The only thing I enjoy more than reading books is talking about them. It’s fascinating to hear what other readers think, how our perceptions of the same narrative can vary and even lead to passionate disagreement – or its opposite. I also love conversations with the books’ authors, as a window into the sources of the stories they tell, and how they choose to do it.
Books have been at the core of my professional life in many different ways – as editor, literary scout, author – and in this podcast, I try to use this experience to produce a vibrant mix of conversations about books we are all excited to read today.
In this first episode, we feature bestselling novelist Salley Vickers and her new novel The Librarian (Viking). Set in the 1950s, it is the story of a young woman, Sylvia Blackwell, who takes up a post in a children’s library in a small English town and ends up dramatically influencing the lives of several children (as well as her own). As Salley Vickers says in our interview, ‘Lives are changed by the books people read’. Listen to her passionate take on the impact of children’s books on their imagination, and her memories of growing up in the 1950s, ‘a time of poverty, and hope’. The Librarian is a novel like a deceptively calm river: quiet on the surface, but with dangerous undercurrents. You can find this interview at 08:12 of the podcast.
I love short stories, so it was a special pleasure to report directly from the Sunday Times EFG Story Award ceremony (https://shortstoryaward.co.uk). We interviewed a few judges (Sunday Times Literary Editor Andrew Holgate, novelist Tessa Hadley), and the winner, American writer Courtney Zoffness (23:45 of the podcast). You can read her powerful winning story Peanuts Aren’t Nuts, about a young girl’s infatuation with her tutor who may not be the nice man he seems, here: https://www.thetimes.co.uk/article/peanuts-arent-nuts-by-courtney-zoffness-the-2018-winner-of-the-30-000-sunday-times-efg-short-story-award-38n8b0m8k
Both judges agreed (with each other, and with us) that there should be more outlets in the UK for publishing short stories. And Tessa Hadley revealed an interesting secret about her first novel, Accidents in the Home: it was originally a short story. Listen to the podcast to hear about Courtney Zoffness’s plans to turn her own story into a novel!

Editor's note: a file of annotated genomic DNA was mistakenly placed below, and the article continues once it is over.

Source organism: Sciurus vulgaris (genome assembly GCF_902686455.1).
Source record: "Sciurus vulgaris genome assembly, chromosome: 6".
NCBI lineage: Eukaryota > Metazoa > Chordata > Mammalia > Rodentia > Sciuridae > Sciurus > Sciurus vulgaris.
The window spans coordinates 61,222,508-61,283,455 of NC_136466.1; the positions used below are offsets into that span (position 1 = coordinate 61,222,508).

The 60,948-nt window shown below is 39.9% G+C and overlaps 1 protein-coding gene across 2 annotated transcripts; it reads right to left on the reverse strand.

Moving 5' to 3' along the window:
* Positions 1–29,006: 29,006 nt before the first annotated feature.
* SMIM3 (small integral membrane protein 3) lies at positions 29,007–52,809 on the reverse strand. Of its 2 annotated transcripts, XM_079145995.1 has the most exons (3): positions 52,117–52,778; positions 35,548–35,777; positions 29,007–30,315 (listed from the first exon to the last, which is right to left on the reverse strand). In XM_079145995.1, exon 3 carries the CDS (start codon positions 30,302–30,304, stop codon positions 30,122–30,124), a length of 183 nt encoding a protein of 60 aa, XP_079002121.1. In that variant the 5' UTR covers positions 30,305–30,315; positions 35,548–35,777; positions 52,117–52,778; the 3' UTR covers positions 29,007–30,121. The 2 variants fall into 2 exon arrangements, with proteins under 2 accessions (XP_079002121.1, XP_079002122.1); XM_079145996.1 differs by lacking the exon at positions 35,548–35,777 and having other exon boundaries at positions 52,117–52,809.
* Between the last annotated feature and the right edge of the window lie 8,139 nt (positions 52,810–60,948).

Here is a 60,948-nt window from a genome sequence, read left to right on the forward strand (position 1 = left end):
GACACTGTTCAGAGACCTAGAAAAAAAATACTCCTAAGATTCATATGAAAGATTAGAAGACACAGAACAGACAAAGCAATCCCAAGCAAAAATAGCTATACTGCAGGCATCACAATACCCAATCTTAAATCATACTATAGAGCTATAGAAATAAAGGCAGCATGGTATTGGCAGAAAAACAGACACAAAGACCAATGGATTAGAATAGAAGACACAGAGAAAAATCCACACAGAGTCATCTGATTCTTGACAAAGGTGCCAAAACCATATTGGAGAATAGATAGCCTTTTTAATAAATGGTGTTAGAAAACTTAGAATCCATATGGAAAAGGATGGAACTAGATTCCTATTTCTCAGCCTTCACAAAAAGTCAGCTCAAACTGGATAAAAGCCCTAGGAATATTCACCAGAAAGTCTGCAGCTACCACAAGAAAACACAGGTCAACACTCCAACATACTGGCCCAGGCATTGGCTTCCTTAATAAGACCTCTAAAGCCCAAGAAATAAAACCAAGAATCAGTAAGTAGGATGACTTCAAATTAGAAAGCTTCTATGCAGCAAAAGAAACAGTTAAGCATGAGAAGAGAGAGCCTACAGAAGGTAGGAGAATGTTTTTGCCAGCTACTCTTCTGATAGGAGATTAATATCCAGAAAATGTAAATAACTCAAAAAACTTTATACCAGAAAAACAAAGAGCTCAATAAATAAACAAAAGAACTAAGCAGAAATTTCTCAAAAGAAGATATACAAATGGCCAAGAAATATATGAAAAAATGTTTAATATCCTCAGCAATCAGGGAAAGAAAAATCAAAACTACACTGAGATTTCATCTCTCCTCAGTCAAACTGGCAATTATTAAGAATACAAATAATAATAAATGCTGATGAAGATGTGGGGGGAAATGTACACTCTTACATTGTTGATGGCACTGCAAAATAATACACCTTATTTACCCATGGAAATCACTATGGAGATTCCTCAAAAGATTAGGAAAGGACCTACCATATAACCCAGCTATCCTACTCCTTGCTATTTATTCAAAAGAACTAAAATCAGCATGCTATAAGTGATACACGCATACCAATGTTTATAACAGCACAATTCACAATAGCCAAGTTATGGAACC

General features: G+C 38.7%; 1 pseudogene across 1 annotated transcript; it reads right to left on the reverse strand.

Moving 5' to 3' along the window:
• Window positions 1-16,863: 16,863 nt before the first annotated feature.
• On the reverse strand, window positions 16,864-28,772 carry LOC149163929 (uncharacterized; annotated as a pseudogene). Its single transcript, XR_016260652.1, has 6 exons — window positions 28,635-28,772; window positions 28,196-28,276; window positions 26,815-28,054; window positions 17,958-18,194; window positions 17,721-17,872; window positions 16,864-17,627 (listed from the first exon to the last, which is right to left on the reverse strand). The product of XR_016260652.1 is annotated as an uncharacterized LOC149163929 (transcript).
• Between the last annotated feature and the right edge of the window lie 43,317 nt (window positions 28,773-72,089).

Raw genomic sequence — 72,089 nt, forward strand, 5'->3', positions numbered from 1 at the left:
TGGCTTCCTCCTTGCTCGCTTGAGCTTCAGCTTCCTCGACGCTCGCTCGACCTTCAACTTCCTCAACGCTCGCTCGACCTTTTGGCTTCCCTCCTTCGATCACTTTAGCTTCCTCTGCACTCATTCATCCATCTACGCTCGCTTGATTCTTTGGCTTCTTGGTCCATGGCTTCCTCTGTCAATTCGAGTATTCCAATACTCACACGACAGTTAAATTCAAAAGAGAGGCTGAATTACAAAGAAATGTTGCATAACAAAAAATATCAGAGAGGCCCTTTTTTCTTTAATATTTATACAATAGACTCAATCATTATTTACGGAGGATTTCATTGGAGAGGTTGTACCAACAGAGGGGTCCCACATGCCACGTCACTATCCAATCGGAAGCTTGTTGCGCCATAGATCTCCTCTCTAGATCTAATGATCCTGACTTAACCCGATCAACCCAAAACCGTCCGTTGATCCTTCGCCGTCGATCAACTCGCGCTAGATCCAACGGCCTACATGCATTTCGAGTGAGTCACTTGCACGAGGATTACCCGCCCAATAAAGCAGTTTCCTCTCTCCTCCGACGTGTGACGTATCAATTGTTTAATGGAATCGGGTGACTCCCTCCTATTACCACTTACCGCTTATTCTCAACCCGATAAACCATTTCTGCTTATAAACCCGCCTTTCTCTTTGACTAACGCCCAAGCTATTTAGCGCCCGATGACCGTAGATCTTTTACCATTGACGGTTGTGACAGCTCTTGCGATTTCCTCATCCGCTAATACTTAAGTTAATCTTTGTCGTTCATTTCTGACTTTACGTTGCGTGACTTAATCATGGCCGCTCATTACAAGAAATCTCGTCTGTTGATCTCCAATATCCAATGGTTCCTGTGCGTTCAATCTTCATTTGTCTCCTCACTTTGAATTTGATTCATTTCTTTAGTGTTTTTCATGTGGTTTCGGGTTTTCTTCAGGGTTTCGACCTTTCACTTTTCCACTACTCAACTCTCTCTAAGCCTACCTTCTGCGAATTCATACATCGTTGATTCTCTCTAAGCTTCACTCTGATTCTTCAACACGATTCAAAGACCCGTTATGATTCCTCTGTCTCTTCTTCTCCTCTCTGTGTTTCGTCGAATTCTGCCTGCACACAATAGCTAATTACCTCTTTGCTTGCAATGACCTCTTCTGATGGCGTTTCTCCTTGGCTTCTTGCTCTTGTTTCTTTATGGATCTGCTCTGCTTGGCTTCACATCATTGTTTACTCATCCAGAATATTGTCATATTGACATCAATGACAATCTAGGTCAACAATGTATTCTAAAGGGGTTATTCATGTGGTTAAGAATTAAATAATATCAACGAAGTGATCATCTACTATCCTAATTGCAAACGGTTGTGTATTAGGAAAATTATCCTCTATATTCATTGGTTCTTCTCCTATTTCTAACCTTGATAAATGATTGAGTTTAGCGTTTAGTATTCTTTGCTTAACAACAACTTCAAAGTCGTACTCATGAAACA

Our podcast will feature beautiful readings by actors, and in this first one, Tim Dewberry (you may have seen him in the final episode of War and Peace on BBC One!) reads from a 1950s rediscovered classic novella My Face for the World to See by Alfred Hayes (37:46 in the LoveReading podcast). Originally published in 1958, it is now a Penguin Modern Classic, and was also published by New Review of Books Classics. This makes me very happy, because I have been in love with this little gem for decades. I hope many readers will now fall in love with it, too (again!). My Face for the World to See begins with a film-like scene: at a Hollywood party in a house by the beach, a cynical, jaded screenwriter, bored by the party, by Hollywood, and by his own life and marriage, watches a very young woman walk into the sea, cocktail glass in hand. He rescues her from drowning, and they continue to meet afterwards. A relationship develops between them, with a surprising psychological twist: despite her own fragile state of mind and cruel treatment by Hollywood, the young wannabe actress ends up rescuing the older man from his own despair. This beautifully written novel is full of gentle but unforgettable nuance, with a timelessness that is particularly interesting in our era of #metoo. I hope you fall in love with it, too.
I’m also thrilled to host conversations with literary journalists and publishing professionals on our podcast, to hear their own views on books they are reading, and to share their insights about how books are actually created. Literary agent Gaia Banks (Sheil, Land) is our guest on Where Books Come From. Listen to her wonderful top three tips on writing and getting published from 43:28 in the podcast! And Lucy Scholes, who writes about books, art and culture for a variety of publications, including Financial Times, the Observer, and others, talks to us about her Book Post - a lively preview of books she has received and looks forward to reading and reviewing. On her list this month are new titles by Sheila Heti (Motherhood, Harvill Secker), Rachel Cusk (Kudos, Faber), Jade Sharma (Problems, Tramp Press) and Margo Jefferson (On Michael Jackson, Granta). You can find our talk with Lucy at 00:31 of the Podcast.
We hope you’ll enjoy the new LoveReading Podcast. It is created with the help and suggestions from our staff and expert reviewers, as an essential part of our website. I am delighted to plan and present it, with creative input from Katherine Stroud and the expertise and musical talent from our producer Alex Rayment. Katherine, who has worked in publishing for many years, says: ‘Being involved in the LoveReading Podcast allows me to indulge in two of my biggest passions, words and people, to create a unique, lively and entertaining programme which I hope engaged readers will love!’
Or email us at email@example.com
We would really love to hear your questions, opinions, and suggestions.
This podcast is here to make your reading life even more fun.
Book Post with Lucy Scholes
Salley Vickers Interview
Sunday Times EFG Short Story Award: Andrew Holgate, Tessa Hadley, Courtney Zoffness
My Face For the World to See by Alfred Hayes, read by Tim Dewberry
Where Books Come From with literary agent Gaia Banks